Yesterday I visited the Gulf of Maine Research Institute (GMRI) in Portland, Maine to learn more about their sustainable seafood program and specifically the GMRI seafood branding program. Stay tuned for more on that program in the coming weeks, but today I wanted to touch on the somewhat more time-sensitive GMRI Out of the Blue initiative and, specifically, Gulf of Maine-harvested redfish.
The Out of the Blue program seeks to raise awareness amongst consumers of lesser-known Gulf of Maine-harvested seafood, and yesterday they kicked off a 10-day celebration of a species unfamiliar to many seafood consumers: Sebastes fasciatus (aka redfish). Out of the Blue’s objective is to develop markets for underutilized and under-appreciated seafood species harvested in the Gulf of Maine. Using criteria, such as ex-vessel price, percent of total allowable catch harvested, variance in foreign market values, and existing management, Out of the Blue’s team of GMRI staff, fishermen and local chefs and other food service providers selects species that, with some good PR, could become–at least regionally–the next big thing.
Unlike some other species that have become overnight sensations thanks largely to industry-driven marketing campaigns–think orange roughy (Hoplostethus atlanticus) or Chilean sea bass (Dissostichus eleginoides), for example–Out of the Blue species are species that are currently being harvested at well below what the stock can withstand in terms of fishing pressure. S. fasciatus, for example, is a species that was used more for lobster bait than seafood in 2010, when only 22% of the total allowable catch was harvested. In short, it has been identified by the Out of the Blue team as an “underutilized and under-appreciated” species that, if more widely adopted as a food fish, could take needed pressure of some popular food fish stocks that are desperately in need of recovery.
While S. fasciatus may be better known as lobster bait to some, baiting a lobster trap will be the furthest thing from the consumer’s mind when he or she eats redfish at award-winning Fore Street in Portland (288 Fore Street) this week or at any of the other 2013 Out of the Blue participating restaurants (a full list can be seen here). For those dining at home, GMRI Sustainable Seafood Project Coordinator Sam Grimley suggests a “Spicy Redfish Tacos” recipe.
S. fasciatus, which also goes by the common names Acadian redfish and ocean perch, is a fish belonging to a family of fishes frequently referred to as rockfishes, rockcods or thornyheads. Despite some of its common names, it is not closely related to the Atlantic cod (Gadus morhua), a species about which there is considerable concern at present. The family name Sebastidae originates from the Greek “sebastes,” meaning venerable, august or admirable. S. fasciatus is distributed throughout the North Atlantic from the Gulf of St. Lawrence to shelf waters of Nova Scotia and off both Iceland and western Greenland. Slow growing, it is a long-lived species with an estimated lifespan of 30-50 years. Adult fish can reach 30 cm in length (or just around a foot).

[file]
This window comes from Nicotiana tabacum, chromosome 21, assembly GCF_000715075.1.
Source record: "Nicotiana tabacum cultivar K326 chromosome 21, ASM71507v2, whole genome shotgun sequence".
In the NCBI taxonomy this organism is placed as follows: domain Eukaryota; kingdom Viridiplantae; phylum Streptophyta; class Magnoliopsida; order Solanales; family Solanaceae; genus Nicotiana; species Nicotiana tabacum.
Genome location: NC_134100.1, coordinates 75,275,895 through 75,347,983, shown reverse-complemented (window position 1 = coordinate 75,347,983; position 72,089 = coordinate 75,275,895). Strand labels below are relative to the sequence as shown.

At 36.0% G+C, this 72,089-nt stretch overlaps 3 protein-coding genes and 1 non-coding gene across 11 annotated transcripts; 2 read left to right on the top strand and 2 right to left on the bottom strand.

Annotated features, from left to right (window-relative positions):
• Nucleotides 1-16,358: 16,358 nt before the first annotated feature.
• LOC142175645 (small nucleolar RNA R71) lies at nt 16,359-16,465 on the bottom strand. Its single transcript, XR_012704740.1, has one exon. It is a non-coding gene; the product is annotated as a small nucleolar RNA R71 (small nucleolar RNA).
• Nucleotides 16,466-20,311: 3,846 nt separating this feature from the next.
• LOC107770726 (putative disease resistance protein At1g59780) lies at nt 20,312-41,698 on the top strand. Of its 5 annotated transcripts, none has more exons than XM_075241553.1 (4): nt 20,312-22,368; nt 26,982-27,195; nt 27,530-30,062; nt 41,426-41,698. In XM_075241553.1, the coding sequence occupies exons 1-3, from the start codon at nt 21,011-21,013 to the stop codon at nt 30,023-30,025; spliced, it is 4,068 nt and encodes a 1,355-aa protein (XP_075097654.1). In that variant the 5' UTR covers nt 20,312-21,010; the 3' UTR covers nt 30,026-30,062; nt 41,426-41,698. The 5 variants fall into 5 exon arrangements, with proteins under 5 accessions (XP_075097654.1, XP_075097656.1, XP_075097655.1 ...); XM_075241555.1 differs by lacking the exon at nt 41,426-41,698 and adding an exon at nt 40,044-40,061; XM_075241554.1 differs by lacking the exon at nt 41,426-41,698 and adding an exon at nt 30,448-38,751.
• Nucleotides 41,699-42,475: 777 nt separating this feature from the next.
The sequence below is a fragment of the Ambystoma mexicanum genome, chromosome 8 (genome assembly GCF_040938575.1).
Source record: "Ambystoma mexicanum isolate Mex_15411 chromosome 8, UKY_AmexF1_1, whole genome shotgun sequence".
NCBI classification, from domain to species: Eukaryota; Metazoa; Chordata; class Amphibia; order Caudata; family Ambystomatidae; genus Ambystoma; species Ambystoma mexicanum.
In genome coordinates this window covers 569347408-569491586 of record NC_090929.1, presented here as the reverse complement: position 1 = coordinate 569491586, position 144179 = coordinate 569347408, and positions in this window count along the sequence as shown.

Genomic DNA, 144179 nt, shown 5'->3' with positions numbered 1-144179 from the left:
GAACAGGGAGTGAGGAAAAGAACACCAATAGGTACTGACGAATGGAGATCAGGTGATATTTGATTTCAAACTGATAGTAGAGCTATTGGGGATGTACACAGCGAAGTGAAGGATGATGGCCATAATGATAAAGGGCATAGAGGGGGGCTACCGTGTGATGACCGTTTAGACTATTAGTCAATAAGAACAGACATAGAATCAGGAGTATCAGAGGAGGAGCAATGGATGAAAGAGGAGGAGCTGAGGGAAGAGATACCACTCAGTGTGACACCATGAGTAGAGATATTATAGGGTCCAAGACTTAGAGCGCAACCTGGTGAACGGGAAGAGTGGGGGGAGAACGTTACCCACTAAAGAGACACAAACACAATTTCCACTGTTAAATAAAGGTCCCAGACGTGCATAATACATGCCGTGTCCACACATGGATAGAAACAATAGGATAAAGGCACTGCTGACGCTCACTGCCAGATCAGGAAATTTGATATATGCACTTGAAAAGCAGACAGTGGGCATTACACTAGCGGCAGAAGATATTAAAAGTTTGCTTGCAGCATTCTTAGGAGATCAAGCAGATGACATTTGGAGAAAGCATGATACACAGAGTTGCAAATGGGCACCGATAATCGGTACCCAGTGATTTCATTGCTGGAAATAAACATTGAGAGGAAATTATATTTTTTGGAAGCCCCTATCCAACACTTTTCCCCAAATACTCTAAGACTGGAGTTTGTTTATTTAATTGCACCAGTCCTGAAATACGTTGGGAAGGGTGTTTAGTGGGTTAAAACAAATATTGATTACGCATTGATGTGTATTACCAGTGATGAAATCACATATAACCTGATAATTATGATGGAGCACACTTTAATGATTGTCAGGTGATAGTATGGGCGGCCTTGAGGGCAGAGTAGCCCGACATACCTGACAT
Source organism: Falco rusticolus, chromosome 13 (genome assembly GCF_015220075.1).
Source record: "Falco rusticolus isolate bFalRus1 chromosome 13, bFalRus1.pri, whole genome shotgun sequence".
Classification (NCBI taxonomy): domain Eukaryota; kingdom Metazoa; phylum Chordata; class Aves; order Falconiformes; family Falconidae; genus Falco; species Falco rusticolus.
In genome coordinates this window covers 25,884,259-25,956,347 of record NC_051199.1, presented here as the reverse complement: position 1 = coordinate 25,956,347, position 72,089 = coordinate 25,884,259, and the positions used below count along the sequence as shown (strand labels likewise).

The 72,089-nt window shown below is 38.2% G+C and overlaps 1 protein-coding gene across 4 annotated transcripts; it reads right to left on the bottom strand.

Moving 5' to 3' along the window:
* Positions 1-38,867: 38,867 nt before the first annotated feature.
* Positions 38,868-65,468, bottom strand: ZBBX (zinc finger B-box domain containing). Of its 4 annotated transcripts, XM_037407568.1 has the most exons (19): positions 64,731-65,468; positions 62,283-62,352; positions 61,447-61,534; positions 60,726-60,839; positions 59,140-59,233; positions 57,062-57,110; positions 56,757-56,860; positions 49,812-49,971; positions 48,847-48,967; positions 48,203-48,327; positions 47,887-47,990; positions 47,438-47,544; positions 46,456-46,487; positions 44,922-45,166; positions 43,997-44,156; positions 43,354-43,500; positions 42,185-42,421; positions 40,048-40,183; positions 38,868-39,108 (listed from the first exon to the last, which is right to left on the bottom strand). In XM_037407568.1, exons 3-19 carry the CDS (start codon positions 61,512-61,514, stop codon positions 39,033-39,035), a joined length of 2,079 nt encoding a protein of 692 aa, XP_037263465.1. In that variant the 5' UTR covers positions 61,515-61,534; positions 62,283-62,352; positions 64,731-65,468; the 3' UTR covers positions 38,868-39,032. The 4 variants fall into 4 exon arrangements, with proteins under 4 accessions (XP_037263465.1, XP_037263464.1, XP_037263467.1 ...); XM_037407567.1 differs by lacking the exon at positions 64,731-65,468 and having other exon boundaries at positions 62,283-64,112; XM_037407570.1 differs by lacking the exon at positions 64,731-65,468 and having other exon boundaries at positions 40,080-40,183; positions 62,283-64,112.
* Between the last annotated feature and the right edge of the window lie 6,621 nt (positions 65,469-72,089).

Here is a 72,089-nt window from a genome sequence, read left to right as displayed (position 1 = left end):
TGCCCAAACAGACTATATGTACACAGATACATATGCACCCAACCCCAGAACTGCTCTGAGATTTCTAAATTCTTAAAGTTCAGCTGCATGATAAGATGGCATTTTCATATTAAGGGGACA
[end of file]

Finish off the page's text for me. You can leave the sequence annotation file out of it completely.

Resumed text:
S. fasciatus is one of three so-called redfishes common in the northwest Atlantic. A couple weeks ago, I mentioned about one of the other two so-called redfishes from the north Atlantic, the closely-related Sebastes norvegicus (formerly Sebastes marinus). S. norvegicus–commonly called the golden redfish, rosefish, bream or Norway haddock–is currently up for Marine Stewardship Council (MSC) assessment in Iceland, and if the fishery is certified, it will become the first redfish fishery certified by MSC. The other common redfish species in the North Atlantic is S. mentella (the beaked redfish).
While the species is considered underutilized and under-appreciated as a food fish in the Gulf of Maine, S. fasciatus is listed as endangered on the IUCN Red List. The outdated listing results from the fact the species was overfished during the 1940s and 1950s, when, according to the GMRI’s fact card for redfish, it was “an important protein source for the United States military.” Given the species’ low fecundity, if not properly managed, it is a species susceptible to overfishing.
Today’s S. fasciatus fishery in the Gulf of Maine is considered a sustainable fishery that is being responsibly harvested. This assessment is not only because it is currently underutilized as mentioned above, but also because it is well-managed and the gear typically employed to harvest it yields less bycatch of juvenile redfish and non-targeted species.
Other species that will be promoted through GMRI’s Out of the Blue program this summer will be mackerel, dogfish, whiting, and pollock.